particularly interesting since it lends weight to a previous suggestion
that Bt toxins may have other, non-lethal effects which become apparent
only when the normal (i.e. lethal) effect is absent (Hilbeck and
Schmidt 2006; Schmidt et al. 2008). If there were to be multiple modes
of Bt action then many more non-target organisms would likely be at
risk from Bt transgenics.
The authors propose that bees are unlikely to be exposed to the
quantity of Cry1Ab that led to the defects in behaviour they observed.
However, this conclusion seems premature since Bt concentrations in
plants are highly variable (Lorch and Then 2007). It is also probable
that in real situations bees may be exposed earlier in their development
and over longer periods. Bt Researcher Angelika Hilbeck believes that
experiments simulating real-world bee experiences are still lacking.
"What really needs to be looked at are combinations of both the Bt
toxin AND imidacloprid and not Bt toxin OR imidacloprid, and in a form
that simulates the exposure routes in the field".
Bøhn T., Primicerio R., Hessen D.O., Traavik T. (2008) Reduced Fitness
of Daphnia magna Fed a Bt-Transgenic Maize Variety. Arch. Environ.
Contam. Toxicol. 55:584-92
Decourtye A.; Armengaud C., Renouc M.; Devillers J.; Cluzeau S.;
Gauthier M. and Pham-Delègue M-H. (2004) Imidacloprid impairs memory
and brain metabolism in the honeybee (Apis mellifera L.). Pesticide
Biochemistry and Physiology 78: 83-92
Hilbeck A. and Schmidt J.E.U. (2006) Another View on Bt Proteins – How
Specific are They and What Else Might They Do? Biopestic. Int. 2: 1-50
Lang A. and Vojtech E. (2006) The effects of pollen consumption of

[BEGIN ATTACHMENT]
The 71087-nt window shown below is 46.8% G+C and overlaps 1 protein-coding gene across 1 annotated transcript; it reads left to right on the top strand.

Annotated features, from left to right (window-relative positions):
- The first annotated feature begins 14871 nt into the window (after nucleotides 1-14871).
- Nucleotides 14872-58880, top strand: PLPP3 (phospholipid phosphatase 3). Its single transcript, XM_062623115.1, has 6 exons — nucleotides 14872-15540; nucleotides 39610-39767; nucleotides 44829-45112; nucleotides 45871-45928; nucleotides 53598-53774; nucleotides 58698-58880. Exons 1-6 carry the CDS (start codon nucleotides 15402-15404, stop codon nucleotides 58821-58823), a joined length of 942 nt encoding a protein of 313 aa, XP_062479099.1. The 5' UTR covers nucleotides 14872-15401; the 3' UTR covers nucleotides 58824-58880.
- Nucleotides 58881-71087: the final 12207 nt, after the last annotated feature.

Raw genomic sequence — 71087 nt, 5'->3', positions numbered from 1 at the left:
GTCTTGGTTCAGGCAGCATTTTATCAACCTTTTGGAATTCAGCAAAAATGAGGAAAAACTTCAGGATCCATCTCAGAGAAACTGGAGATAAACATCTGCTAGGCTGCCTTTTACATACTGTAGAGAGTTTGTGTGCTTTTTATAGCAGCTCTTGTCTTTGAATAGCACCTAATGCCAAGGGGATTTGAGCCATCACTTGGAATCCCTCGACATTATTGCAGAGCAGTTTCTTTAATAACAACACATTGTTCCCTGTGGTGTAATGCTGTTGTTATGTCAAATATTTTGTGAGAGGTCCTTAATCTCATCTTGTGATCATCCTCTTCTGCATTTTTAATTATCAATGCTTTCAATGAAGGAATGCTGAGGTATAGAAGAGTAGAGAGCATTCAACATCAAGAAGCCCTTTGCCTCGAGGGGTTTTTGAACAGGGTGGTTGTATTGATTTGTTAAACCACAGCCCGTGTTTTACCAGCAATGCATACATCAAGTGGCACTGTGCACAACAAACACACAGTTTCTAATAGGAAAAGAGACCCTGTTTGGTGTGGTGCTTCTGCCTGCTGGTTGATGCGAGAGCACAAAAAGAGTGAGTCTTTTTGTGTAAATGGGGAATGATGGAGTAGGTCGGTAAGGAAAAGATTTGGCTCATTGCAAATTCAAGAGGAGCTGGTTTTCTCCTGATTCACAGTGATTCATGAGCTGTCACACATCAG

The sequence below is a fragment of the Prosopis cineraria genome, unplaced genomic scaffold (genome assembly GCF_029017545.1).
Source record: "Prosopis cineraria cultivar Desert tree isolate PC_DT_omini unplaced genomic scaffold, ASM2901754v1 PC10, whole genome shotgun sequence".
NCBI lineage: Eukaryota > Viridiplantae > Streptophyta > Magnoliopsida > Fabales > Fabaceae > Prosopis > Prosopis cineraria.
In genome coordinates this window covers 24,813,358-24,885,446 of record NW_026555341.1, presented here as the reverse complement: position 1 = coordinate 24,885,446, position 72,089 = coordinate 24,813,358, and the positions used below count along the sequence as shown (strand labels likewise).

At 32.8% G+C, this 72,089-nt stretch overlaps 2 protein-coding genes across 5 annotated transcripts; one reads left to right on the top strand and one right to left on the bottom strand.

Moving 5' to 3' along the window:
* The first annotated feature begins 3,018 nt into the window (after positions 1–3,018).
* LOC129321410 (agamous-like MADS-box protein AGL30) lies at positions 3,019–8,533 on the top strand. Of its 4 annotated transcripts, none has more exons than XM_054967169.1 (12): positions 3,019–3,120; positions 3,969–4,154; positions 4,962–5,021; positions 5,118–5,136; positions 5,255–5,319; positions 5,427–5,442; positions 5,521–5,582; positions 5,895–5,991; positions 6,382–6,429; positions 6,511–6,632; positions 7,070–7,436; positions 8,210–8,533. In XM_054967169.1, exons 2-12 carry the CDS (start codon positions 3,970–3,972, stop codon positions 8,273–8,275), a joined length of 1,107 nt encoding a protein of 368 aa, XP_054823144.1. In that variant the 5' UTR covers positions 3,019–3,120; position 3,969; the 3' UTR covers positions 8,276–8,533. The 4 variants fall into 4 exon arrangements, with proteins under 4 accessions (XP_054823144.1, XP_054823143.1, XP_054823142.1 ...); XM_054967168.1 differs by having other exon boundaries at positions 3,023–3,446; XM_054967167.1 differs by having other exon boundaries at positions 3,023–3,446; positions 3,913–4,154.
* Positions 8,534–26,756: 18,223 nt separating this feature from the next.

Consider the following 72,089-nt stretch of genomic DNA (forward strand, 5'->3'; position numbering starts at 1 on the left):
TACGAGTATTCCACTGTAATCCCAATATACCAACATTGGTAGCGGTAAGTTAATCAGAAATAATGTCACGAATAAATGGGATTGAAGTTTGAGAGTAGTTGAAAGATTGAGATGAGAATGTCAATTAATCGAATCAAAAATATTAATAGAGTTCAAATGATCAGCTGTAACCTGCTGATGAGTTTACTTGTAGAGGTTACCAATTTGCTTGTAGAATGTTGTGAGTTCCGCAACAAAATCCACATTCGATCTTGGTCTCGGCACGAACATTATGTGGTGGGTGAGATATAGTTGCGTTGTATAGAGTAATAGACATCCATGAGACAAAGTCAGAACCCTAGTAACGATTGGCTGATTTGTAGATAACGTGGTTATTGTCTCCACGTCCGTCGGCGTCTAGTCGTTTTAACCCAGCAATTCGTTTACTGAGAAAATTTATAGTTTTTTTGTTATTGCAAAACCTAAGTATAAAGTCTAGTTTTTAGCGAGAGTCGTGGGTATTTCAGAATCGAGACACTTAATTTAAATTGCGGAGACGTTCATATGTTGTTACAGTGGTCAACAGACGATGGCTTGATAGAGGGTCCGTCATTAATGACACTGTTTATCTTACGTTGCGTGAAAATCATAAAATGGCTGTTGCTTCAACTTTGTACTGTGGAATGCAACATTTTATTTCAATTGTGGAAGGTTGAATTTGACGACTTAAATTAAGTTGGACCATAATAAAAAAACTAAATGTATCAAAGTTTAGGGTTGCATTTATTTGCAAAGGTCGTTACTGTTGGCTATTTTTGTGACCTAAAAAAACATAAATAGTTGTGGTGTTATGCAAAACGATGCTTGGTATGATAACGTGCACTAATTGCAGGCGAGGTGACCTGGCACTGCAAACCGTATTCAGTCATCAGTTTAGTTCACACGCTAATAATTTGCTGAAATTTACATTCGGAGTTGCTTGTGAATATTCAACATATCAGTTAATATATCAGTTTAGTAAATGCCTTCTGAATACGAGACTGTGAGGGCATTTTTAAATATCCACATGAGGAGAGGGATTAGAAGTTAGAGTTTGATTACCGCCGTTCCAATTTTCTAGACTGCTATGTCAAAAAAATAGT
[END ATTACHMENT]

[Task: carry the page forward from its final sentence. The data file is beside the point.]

transgenic Bt maize on the common swallowtail, Papilio machaon L.
(Lepidoptera, Papilioni). Basic and Applied Ecology 7: 296-306
Lövei G.L. and Arpaia S. (2005) The impact of transgenic plants on
natural enemies: a critical review of laboratory studies. Entomologia
Experimentalis et Applicata 114: 1-14
Lorch A. and Then C. (2007) How much Bt toxin do MON810 plants actually Produce? www.greenpeace.de/fileadmin/gpd/user_upload/themen/gentechnik/greenpeace_bt_maize_engl.pdf
Losey J.E. Rayor L.S.; and Carter M.E. (1999)Transgenic pollen harms monarch larvae Nature 399: 214
Oldroyd B. (2007) What's Killing American Honey Bees? PLoS Biol 5(6)
Ramirez-Romero R.; Desneux N.; Decourtye A.; Chaffiol A.; Pham-Delègue
M.H. (2008)Does Cry1Ab protein affect learning performances of the
honey bee Apis mellifera L. (Hymenoptera, Apidae)? Ecotoxicol Environ
Rosi-Marshall, E.J.; J. L. Tank; T. V. Royer; M. R. Whiles; M.
Evans-White; C. Chambers; N. A. Griffiths; J. Pokelsek and M. L.
Stephen (2007) Toxins in transgenic crop byproducts may affect
headwater stream ecosystems. Proc Natl Acad Sci USA 104: 16204–16208
Sabugosa-Madeira B.; Abreu I.; Ribeiro H. and Cunha M. (2007) Bt
transgenic maize pollen and the silent poisoning of the hive Journal of
Apicultural Research 46: 57-58
Schmidt J.E.; Braun C.U.; Whitehouse L.P.; Hilbeck A. Effects of
Activated Bt Transgene Products (Cry1Ab, Cry3Bb) on Immature Stages of
the Ladybird Adalia bipunctata in Laboratory Ecotoxicity Testing. Arch
Environ Contam Toxicol. 2008 Aug 20
Bee Learning Behavior Affected by Eating Toxin from GE Corn
Bioscience Resource Project, December 2008